Today marks the start of my third installment of the “A Week With…” series where I invite some of my favorite friends and writers to comment on a specific short story and then share their insights with you.
This week we will focus on Raymond Carver’s classic story, Cathedral.
Whenever I share this story with writing students, I am amused by the very predictable, but varied responses I get. This is a tough story because the first person narrator is not really a likable fellow, in many ways, and he reminds us that we, too, aren’t always so likable. For some people, that reminder triggers a compassionate response: a sort of “there but for the grace of God go I” recognition. For others, that prospect of having an unlikable trait triggers a fists-up, fighting response. “Can you believe what a @$%&#! that guy is?”
And then, there is the ending of the story. Carver presents us with a moment of epiphany, but it is so well crafted that it is easy to overlook the heavy-handedness of the transformation.
My eyes were still closed. I was in my house. I knew that. But I didn’t feel like I was inside anything.
“It’s really something,” I said.
Over the next four days, I’ll host comments and responses about Cathedral from writers Clifford Garstang, Sara McDaniel, Heidi Moore, and Brad Windhauser. I hope you enjoy it.
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If you missed any of the first two “A Week With…” posts, here is a recap:
In November, I started this series of focused blog posts with a discussion of Flannery O’Connor’s story, A Good Man is Hard to Find.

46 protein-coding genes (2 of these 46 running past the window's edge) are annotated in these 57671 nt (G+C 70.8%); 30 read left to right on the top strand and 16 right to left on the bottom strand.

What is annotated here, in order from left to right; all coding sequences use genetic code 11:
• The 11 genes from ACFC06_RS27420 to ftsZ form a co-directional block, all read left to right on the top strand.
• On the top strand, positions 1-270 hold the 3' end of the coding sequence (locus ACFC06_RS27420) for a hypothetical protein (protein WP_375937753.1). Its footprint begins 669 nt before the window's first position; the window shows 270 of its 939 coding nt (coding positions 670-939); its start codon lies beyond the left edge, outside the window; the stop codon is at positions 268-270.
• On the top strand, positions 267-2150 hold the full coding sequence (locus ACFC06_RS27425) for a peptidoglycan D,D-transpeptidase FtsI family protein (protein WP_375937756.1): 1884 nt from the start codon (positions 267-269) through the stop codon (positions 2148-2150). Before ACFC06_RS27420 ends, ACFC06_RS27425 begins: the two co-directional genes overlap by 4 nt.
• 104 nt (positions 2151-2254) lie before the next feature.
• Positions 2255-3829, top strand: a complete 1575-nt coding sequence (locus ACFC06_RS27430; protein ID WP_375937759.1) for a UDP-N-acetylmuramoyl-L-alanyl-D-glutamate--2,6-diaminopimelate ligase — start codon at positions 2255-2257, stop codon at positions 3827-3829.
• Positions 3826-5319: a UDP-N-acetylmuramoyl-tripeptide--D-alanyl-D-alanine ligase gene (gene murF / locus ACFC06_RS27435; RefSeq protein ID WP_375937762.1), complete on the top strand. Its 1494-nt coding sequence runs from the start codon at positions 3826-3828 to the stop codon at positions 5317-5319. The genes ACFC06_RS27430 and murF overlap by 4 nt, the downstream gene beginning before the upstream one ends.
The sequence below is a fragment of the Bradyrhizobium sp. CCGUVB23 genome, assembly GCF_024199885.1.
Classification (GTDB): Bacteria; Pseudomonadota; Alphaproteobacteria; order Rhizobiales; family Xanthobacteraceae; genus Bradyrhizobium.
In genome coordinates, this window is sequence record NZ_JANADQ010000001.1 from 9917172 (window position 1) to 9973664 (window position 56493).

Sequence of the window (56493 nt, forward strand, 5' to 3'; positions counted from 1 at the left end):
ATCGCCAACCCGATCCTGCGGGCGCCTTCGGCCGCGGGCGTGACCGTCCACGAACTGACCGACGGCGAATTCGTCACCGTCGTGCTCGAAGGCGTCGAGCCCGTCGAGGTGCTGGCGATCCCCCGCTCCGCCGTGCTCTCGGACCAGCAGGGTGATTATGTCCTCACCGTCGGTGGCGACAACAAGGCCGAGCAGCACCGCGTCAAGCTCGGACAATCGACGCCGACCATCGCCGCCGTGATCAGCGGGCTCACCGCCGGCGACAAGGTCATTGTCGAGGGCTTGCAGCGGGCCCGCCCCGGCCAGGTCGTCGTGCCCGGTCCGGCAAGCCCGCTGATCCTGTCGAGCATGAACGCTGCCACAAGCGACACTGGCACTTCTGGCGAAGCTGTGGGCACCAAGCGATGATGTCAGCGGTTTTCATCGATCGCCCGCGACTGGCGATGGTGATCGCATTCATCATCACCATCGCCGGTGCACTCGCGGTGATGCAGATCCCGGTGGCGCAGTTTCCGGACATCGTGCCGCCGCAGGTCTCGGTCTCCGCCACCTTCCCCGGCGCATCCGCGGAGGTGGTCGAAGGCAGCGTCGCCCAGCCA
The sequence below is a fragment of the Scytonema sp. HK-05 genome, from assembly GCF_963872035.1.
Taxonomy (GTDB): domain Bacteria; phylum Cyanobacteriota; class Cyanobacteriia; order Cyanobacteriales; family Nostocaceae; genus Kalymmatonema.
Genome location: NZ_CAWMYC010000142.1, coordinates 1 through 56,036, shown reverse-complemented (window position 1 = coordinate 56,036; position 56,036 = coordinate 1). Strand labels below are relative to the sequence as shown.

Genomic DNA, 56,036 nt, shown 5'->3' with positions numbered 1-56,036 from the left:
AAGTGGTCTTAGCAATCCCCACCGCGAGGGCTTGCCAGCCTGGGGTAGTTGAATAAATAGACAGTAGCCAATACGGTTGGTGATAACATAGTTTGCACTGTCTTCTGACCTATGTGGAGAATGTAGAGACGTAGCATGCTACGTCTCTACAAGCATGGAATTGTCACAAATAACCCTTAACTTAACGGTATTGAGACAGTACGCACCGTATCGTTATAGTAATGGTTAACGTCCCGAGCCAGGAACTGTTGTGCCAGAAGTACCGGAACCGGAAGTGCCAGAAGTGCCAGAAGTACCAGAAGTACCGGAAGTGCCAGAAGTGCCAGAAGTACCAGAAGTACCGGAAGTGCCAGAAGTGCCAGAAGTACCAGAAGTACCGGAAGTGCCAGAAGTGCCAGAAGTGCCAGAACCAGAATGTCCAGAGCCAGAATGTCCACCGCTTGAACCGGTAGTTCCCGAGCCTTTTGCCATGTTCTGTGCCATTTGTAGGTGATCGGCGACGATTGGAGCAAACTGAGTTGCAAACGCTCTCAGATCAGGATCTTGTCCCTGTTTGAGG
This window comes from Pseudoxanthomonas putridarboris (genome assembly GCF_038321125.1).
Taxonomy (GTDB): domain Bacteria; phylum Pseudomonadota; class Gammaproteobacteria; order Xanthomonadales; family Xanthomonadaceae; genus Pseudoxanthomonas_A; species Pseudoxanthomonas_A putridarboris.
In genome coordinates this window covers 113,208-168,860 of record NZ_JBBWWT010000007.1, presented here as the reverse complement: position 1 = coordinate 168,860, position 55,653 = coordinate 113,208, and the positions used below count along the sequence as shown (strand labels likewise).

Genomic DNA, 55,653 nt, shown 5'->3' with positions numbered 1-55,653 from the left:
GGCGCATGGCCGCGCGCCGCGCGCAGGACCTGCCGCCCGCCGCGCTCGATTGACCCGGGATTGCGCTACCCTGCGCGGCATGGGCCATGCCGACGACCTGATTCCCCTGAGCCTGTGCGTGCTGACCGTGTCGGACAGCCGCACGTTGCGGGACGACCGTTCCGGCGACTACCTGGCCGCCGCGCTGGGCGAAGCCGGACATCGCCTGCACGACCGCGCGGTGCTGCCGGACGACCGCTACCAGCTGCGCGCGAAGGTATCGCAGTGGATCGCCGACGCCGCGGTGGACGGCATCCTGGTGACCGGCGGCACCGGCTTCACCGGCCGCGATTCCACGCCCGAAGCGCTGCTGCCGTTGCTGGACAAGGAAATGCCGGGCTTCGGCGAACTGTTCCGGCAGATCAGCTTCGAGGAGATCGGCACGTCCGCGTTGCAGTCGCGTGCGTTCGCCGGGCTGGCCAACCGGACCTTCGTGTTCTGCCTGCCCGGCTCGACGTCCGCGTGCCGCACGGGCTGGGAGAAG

- A brief introduction and links to A Good Man resources.
- Heather Magruder writes: A Good Man…What’s in a Name?
- Kelly Fordon considers Good and Evil.
- Andrea Cumbo goes beyond the names we know.
- David Hicks points out, we are all Misfits.
In December, we focused on You Were Perfectly Fine, by Dorothy Parker.
- A brief overview of the story (You Were Perfectly Fine) and a reprint of the original blog post from 2010 that inspired my focus on Parker’s story.
- Belinda Nicoll discussed You Were Perfectly Fine: Dramatic Irony vs. Antithetical Discourse.
- Ginger Pinholster followed up with: Wit, Wisecracking, and Calisthenics With Words.
- Dorothy Parker’s “Subtlety of Structure” was the focus of Heather Marshall Magruder’s piece.
Thanks for reading. I hope you enjoyed these wonderful guest posts. Let me know. I’m planning to do more in the future, but knowing they are of value to you, dear reader, would be a wonderful incentive.
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